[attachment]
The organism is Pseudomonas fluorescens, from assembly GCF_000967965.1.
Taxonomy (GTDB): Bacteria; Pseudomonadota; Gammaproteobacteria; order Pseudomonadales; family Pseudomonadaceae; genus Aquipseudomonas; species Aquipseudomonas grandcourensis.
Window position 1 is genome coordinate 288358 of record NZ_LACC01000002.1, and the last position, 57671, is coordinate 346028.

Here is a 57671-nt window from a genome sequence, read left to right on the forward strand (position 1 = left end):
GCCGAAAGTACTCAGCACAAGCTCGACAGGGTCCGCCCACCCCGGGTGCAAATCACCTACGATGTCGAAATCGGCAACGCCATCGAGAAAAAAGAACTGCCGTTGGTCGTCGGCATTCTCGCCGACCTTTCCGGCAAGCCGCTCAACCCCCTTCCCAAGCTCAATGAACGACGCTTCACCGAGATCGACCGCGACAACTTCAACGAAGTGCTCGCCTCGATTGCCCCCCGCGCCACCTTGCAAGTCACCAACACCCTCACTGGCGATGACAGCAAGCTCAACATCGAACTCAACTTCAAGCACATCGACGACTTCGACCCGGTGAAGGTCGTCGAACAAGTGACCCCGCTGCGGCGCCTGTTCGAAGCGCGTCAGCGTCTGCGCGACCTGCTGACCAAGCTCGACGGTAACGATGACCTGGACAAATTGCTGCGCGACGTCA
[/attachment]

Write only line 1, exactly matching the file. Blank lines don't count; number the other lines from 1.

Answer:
The organism is Pseudomonas fluorescens, from assembly GCF_000967965.1.